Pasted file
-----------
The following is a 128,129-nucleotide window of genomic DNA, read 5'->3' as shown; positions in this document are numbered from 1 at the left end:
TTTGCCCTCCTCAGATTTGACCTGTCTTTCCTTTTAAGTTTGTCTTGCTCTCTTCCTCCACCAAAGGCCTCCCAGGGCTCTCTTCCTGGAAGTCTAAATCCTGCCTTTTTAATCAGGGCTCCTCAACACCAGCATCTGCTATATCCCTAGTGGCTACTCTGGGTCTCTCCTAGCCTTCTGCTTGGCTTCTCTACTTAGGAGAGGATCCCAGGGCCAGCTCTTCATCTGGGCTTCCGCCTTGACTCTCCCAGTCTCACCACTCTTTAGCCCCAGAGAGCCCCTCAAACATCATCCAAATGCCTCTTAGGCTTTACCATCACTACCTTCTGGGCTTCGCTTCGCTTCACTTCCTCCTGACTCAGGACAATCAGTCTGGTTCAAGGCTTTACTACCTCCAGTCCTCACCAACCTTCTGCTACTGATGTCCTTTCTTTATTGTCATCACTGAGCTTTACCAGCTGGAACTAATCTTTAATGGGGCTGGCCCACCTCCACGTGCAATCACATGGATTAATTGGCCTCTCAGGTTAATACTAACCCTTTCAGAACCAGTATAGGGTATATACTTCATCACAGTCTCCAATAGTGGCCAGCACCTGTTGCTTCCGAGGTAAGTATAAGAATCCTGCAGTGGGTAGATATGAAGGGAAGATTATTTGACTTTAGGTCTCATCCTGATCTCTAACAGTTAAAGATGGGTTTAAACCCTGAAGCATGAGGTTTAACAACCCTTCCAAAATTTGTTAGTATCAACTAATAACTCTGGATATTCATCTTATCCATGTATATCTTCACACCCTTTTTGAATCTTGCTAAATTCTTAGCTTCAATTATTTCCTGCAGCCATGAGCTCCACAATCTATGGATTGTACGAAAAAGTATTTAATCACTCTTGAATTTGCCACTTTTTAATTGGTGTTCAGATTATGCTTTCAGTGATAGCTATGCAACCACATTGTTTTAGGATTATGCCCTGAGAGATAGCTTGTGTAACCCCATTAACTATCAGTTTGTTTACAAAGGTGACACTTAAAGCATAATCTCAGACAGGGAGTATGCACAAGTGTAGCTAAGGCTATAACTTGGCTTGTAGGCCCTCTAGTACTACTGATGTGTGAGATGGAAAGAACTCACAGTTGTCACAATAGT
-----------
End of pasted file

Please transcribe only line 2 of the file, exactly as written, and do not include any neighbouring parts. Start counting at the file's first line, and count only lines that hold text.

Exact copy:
TTTGCCCTCCTCAGATTTGACCTGTCTTTCCTTTTAAGTTTGTCTTGCTCTCTTCCTCCACCAAAGGCCTCCCAGGGCTCTCTTCCTGGAAGTCTAAATCCTGCCTTTTTAATCAGGGCTCCTCAACACCAGCATCTGCTATATCCCTAGTGGCTACTCTGGGTCTCTCCTAGCCTTCTGCTTGGCTTCTCTACTTAGGAGAGGATCCCAGGGCCAGCTCTTCATCTGGGCTTCCGCCTTGACTCTCCCAGTCTCACCACTCTTTAGCCCCAGAGAGCCCCTCAAACATCATCCAAATGCCTCTTAGGCTTTACCATCACTACCTTCTGGGCTTCGCTTCGCTTCACTTCCTCCTGACTCAGGACAATCAGTCTGGTTCAAGGCTTTACTACCTCCAGTCCTCACCAACCTTCTGCTACTGATGTCCTTTCTTTATTGTCATCACTGAGCTTTACCAGCTGGAACTAATCTTTAATGGGGCTGGCCCACCTCCACGTGCAATCACATGGATTAATTGGCCTCTCAGGTTAATACTAACCCTTTCAGAACCAGTATAGGGTATATACTTCATCACAGTCTCCAATAGTGGCCAGCACCTGTTGCTTCCGAGGTAAGTATAAGAATCCTGCAGTGGGTAGATATGAAGGGAAGATTATTTGACTTTAGGTCTCATCCTGATCTCTAACAGTTAAAGATGGGTTTAAACCCTGAAGCATGAGGTTTAACAACCCTTCCAAAATTTGTTAGTATCAACTAATAACTCTGGATATTCATCTTATCCATGTATATCTTCACACCCTTTTTGAATCTTGCTAAATTCTTAGCTTCAATTATTTCCTGCAGCCATGAGCTCCACAATCTATGGATTGTACGAAAAAGTATTTAATCACTCTTGAATTTGCCACTTTTTAATTGGTGTTCAGATTATGCTTTCAGTGATAGCTATGCAACCACATTGTTTTAGGATTATGCCCTGAGAGATAGCTTGTGTAACCCCATTAACTATCAGTTTGTTTACAAAGGTGACACTTAAAGCATAATCTCAGACAGGGAGTATGCACAAGTGTAGCTAAGGCTATAACTTGGCTTGTAGGCCCTCTAGTACTACTGATGTGTGAGATGGAAAGAACTCACAGTTGTCACAATAGT